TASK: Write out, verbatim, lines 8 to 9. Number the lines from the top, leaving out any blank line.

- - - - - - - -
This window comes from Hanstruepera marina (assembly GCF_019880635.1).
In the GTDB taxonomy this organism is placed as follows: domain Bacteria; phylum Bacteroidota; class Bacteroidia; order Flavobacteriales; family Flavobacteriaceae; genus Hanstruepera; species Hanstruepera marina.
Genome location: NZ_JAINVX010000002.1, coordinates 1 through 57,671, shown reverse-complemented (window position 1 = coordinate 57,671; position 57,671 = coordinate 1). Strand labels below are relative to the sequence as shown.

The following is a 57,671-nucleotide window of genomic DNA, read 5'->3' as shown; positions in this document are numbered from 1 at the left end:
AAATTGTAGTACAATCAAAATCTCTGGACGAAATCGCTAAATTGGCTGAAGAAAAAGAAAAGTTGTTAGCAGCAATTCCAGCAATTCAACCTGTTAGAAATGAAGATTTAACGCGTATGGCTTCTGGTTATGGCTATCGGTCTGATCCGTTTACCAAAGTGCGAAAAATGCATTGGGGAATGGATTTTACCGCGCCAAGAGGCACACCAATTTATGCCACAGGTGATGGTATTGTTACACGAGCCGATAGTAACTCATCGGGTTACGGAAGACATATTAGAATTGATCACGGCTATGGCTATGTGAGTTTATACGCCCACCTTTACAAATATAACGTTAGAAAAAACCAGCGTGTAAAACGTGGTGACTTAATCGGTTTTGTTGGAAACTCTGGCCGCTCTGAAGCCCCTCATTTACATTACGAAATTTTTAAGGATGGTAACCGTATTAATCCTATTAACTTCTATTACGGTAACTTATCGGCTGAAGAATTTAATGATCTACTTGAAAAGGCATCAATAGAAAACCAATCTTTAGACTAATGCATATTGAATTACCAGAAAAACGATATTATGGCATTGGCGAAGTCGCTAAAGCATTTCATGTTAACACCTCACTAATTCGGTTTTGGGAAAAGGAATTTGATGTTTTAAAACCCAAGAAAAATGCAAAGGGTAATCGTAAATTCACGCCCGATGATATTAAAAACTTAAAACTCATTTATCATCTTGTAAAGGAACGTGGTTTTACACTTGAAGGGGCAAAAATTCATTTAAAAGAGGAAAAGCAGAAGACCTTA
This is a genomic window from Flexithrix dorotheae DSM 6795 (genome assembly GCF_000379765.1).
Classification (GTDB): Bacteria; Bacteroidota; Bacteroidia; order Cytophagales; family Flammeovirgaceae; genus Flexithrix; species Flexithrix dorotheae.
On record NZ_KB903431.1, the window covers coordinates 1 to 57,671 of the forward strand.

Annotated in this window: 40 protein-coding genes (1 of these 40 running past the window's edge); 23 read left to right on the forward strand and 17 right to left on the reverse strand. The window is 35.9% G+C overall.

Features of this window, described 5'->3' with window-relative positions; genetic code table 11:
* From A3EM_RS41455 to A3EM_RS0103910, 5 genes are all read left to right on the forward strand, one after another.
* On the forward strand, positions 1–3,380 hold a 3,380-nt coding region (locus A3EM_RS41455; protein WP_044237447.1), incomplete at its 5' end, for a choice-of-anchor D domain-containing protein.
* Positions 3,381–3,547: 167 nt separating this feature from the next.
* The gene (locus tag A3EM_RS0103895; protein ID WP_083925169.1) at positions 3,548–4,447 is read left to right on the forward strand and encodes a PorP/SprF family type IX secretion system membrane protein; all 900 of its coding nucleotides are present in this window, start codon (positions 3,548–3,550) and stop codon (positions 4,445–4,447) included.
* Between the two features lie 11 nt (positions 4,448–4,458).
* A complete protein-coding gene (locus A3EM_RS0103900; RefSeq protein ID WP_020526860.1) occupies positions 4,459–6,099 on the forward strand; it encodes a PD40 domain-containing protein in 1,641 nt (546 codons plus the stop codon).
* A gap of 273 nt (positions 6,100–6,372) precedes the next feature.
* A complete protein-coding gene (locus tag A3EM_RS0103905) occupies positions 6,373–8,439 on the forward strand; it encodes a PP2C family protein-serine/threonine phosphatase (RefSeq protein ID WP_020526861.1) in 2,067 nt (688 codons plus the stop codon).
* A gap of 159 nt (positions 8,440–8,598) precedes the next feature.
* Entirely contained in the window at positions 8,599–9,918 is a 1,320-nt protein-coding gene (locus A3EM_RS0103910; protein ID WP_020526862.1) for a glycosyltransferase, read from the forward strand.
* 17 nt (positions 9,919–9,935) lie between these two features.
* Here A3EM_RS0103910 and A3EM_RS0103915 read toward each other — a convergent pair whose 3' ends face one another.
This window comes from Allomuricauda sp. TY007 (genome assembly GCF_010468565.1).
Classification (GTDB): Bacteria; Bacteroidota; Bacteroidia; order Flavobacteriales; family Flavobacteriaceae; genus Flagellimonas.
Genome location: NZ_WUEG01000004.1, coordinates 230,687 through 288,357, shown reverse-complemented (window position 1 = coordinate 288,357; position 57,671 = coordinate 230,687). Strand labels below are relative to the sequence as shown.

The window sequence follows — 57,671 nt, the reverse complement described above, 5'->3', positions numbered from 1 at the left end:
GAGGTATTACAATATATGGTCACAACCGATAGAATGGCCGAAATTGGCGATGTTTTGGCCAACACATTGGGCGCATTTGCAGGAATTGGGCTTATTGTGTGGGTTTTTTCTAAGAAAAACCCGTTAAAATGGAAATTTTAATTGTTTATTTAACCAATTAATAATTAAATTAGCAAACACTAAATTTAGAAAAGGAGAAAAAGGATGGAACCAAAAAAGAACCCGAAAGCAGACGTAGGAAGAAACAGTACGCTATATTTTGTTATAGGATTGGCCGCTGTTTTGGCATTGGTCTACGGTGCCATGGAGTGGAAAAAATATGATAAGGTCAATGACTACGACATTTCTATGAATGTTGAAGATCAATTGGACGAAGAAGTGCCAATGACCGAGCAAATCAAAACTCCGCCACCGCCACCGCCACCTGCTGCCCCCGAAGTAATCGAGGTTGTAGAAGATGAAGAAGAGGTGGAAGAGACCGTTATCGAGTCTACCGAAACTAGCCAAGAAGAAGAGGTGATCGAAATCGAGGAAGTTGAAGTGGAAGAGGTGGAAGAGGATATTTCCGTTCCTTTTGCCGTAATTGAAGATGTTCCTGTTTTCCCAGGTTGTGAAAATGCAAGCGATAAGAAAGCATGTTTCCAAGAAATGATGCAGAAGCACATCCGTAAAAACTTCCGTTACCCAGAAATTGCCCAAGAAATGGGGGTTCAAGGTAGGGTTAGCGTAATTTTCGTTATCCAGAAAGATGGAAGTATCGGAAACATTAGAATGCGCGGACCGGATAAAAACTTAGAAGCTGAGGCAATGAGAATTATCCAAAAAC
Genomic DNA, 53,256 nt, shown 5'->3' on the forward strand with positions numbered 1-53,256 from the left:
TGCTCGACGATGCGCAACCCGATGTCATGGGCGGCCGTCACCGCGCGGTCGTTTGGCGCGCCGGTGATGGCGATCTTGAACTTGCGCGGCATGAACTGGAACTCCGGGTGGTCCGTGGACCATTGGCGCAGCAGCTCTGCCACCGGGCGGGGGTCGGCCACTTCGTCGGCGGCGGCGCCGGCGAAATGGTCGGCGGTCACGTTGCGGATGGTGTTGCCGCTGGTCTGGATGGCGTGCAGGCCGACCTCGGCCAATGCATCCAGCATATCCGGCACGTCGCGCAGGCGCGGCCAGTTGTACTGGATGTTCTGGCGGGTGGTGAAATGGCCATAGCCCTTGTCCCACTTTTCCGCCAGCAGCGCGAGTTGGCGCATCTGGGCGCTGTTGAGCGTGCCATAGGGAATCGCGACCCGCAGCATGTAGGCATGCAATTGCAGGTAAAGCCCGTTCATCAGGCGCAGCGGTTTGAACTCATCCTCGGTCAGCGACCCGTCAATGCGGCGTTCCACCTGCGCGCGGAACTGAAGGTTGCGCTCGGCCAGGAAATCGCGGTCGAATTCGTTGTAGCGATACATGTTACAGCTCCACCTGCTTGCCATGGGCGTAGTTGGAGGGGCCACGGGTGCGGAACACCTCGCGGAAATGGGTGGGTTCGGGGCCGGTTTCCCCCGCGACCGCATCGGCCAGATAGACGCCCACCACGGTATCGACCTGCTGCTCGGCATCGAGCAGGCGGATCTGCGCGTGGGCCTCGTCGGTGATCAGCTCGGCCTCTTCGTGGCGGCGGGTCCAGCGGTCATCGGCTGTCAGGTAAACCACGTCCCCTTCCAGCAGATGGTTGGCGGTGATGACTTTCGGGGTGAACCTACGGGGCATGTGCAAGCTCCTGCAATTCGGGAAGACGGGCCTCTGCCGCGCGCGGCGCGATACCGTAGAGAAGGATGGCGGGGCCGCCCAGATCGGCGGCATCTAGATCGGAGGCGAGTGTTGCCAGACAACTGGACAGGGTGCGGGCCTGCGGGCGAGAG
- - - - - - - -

On record NZ_KB903431.1, the window covers coordinates 1 to 57,671 of the forward strand.

Annotated in this window: 40 protein-coding genes (1 of these 40 running past the window's edge); 23 read left to right on the forward strand and 17 right to left on the reverse strand. The window is 35.9% G+C overall.